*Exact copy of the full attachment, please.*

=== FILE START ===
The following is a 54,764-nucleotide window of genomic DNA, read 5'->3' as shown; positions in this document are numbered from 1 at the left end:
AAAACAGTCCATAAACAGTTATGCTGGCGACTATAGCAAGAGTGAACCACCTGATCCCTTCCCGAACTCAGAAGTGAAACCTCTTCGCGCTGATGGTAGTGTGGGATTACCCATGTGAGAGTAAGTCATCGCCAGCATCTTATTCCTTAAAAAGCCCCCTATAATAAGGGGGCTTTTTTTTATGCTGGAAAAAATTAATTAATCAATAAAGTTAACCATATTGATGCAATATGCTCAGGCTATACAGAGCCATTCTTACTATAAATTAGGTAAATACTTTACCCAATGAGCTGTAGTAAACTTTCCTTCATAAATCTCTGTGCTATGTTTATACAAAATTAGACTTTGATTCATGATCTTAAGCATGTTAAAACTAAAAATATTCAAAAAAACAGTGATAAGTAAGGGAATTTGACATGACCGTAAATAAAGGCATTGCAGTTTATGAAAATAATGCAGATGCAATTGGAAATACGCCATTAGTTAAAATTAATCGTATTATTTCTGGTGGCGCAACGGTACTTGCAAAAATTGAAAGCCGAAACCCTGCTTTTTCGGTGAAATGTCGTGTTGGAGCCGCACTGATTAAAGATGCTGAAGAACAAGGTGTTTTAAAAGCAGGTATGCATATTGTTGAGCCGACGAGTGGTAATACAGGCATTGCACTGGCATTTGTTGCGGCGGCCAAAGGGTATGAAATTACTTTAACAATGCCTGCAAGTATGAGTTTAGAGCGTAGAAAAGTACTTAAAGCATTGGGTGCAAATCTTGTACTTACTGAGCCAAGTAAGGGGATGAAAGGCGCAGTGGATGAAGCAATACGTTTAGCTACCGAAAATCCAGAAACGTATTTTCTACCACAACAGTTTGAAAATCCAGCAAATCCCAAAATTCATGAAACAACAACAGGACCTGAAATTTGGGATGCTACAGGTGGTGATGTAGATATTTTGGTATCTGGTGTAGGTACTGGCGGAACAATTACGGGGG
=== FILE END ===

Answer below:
The following is a 54,764-nucleotide window of genomic DNA, read 5'->3' as shown; positions in this document are numbered from 1 at the left end:
AAAACAGTCCATAAACAGTTATGCTGGCGACTATAGCAAGAGTGAACCACCTGATCCCTTCCCGAACTCAGAAGTGAAACCTCTTCGCGCTGATGGTAGTGTGGGATTACCCATGTGAGAGTAAGTCATCGCCAGCATCTTATTCCTTAAAAAGCCCCCTATAATAAGGGGGCTTTTTTTTATGCTGGAAAAAATTAATTAATCAATAAAGTTAACCATATTGATGCAATATGCTCAGGCTATACAGAGCCATTCTTACTATAAATTAGGTAAATACTTTACCCAATGAGCTGTAGTAAACTTTCCTTCATAAATCTCTGTGCTATGTTTATACAAAATTAGACTTTGATTCATGATCTTAAGCATGTTAAAACTAAAAATATTCAAAAAAACAGTGATAAGTAAGGGAATTTGACATGACCGTAAATAAAGGCATTGCAGTTTATGAAAATAATGCAGATGCAATTGGAAATACGCCATTAGTTAAAATTAATCGTATTATTTCTGGTGGCGCAACGGTACTTGCAAAAATTGAAAGCCGAAACCCTGCTTTTTCGGTGAAATGTCGTGTTGGAGCCGCACTGATTAAAGATGCTGAAGAACAAGGTGTTTTAAAAGCAGGTATGCATATTGTTGAGCCGACGAGTGGTAATACAGGCATTGCACTGGCATTTGTTGCGGCGGCCAAAGGGTATGAAATTACTTTAACAATGCCTGCAAGTATGAGTTTAGAGCGTAGAAAAGTACTTAAAGCATTGGGTGCAAATCTTGTACTTACTGAGCCAAGTAAGGGGATGAAAGGCGCAGTGGATGAAGCAATACGTTTAGCTACCGAAAATCCAGAAACGTATTTTCTACCACAACAGTTTGAAAATCCAGCAAATCCCAAAATTCATGAAACAACAACAGGACCTGAAATTTGGGATGCTACAGGTGGTGATGTAGATATTTTGGTATCTGGTGTAGGTACTGGCGGAACAATTACGGGGG